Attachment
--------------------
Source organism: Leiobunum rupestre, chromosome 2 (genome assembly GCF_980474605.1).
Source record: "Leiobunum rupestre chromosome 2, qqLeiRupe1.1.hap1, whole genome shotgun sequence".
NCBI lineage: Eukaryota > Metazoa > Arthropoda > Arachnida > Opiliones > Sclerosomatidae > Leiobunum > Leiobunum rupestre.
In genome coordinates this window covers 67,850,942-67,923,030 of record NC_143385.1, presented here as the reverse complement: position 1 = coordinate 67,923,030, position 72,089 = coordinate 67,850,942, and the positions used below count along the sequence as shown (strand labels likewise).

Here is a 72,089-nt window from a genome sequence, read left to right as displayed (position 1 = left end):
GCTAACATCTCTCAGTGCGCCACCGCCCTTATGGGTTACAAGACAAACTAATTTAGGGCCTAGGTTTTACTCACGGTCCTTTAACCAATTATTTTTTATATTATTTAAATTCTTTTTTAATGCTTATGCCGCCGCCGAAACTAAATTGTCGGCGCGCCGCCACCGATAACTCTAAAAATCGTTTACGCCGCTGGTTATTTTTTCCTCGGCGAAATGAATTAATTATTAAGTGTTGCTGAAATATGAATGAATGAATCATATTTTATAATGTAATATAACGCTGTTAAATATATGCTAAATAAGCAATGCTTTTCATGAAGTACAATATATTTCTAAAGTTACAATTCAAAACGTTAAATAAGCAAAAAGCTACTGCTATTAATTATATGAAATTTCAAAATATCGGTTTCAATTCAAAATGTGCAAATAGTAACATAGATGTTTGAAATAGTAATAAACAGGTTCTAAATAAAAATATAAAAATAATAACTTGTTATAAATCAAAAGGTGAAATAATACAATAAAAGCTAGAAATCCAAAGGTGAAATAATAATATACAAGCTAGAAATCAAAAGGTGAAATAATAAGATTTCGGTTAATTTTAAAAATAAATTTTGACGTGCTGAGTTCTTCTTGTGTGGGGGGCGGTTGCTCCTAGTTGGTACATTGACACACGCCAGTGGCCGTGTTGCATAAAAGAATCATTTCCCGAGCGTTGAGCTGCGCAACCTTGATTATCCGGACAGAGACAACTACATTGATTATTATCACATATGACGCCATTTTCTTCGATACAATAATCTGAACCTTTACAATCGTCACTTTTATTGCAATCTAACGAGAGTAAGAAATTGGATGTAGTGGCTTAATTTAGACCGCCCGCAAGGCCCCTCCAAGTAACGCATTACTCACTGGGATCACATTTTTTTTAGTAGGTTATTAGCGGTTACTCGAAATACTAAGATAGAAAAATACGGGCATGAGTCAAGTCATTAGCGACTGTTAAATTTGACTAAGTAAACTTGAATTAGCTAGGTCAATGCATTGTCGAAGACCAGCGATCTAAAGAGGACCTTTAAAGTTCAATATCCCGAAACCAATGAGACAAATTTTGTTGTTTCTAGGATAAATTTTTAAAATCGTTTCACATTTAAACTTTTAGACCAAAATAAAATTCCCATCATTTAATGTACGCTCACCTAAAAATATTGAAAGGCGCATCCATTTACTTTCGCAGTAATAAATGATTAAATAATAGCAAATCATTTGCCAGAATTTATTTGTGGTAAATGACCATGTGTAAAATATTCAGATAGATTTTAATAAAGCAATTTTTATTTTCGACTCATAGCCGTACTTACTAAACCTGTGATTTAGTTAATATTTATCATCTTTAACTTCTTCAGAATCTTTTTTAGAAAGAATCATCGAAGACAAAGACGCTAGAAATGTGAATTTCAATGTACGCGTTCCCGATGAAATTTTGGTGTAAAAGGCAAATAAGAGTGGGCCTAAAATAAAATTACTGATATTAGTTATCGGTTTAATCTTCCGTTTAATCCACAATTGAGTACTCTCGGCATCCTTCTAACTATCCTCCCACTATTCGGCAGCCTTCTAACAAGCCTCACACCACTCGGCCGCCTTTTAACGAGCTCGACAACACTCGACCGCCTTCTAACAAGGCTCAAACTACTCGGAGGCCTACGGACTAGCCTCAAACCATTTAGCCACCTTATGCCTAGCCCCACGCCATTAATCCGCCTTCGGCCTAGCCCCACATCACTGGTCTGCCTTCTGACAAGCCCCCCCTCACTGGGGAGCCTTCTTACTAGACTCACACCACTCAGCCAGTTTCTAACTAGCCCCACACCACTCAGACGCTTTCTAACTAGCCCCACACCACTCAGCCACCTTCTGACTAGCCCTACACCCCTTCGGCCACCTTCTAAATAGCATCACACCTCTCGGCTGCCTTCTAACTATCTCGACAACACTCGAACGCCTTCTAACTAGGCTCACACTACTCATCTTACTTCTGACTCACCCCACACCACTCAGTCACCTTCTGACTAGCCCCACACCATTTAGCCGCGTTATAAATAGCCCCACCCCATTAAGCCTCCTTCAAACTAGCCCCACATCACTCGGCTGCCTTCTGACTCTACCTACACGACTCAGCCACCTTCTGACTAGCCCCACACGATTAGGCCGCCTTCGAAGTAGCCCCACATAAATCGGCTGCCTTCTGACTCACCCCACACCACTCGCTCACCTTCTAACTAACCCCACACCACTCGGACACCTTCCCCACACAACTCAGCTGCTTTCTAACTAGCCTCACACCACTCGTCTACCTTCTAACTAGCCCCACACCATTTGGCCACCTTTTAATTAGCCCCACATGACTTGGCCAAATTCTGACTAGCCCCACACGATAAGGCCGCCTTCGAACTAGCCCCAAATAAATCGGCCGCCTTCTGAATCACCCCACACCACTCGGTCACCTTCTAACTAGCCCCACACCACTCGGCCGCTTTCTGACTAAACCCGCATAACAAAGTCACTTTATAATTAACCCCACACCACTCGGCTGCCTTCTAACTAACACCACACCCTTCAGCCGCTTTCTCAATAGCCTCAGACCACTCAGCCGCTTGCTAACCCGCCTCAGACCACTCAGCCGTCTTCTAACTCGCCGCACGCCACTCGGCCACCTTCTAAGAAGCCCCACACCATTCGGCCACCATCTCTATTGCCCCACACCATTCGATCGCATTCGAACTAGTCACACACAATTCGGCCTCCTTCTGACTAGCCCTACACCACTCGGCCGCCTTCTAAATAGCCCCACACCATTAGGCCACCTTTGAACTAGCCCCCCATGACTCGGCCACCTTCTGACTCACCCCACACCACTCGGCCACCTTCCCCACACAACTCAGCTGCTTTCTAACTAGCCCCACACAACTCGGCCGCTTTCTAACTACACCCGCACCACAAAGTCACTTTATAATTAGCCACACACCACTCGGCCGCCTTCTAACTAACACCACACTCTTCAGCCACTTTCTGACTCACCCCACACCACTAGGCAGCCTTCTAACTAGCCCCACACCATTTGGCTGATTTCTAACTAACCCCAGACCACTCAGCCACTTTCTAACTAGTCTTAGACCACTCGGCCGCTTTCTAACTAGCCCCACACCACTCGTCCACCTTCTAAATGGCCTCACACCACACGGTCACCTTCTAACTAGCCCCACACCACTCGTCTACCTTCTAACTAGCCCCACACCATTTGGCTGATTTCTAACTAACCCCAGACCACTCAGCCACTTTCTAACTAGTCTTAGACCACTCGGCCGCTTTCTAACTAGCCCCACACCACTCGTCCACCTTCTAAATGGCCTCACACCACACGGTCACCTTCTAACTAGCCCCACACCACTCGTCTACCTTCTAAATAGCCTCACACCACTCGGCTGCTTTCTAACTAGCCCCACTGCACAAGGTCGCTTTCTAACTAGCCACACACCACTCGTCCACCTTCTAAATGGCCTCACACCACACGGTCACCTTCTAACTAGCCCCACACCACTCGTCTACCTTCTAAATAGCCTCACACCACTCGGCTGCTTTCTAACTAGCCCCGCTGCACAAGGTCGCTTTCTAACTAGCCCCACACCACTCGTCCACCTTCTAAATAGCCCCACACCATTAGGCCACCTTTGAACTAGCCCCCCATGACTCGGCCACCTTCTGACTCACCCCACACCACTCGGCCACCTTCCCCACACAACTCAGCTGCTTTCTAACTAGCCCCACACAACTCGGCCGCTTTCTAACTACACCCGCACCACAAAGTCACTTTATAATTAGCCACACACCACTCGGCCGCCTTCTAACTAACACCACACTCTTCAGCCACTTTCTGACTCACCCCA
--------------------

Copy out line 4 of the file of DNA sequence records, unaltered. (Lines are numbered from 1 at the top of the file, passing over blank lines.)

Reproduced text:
In genome coordinates this window covers 67,850,942-67,923,030 of record NC_143385.1, presented here as the reverse complement: position 1 = coordinate 67,923,030, position 72,089 = coordinate 67,850,942, and the positions used below count along the sequence as shown (strand labels likewise).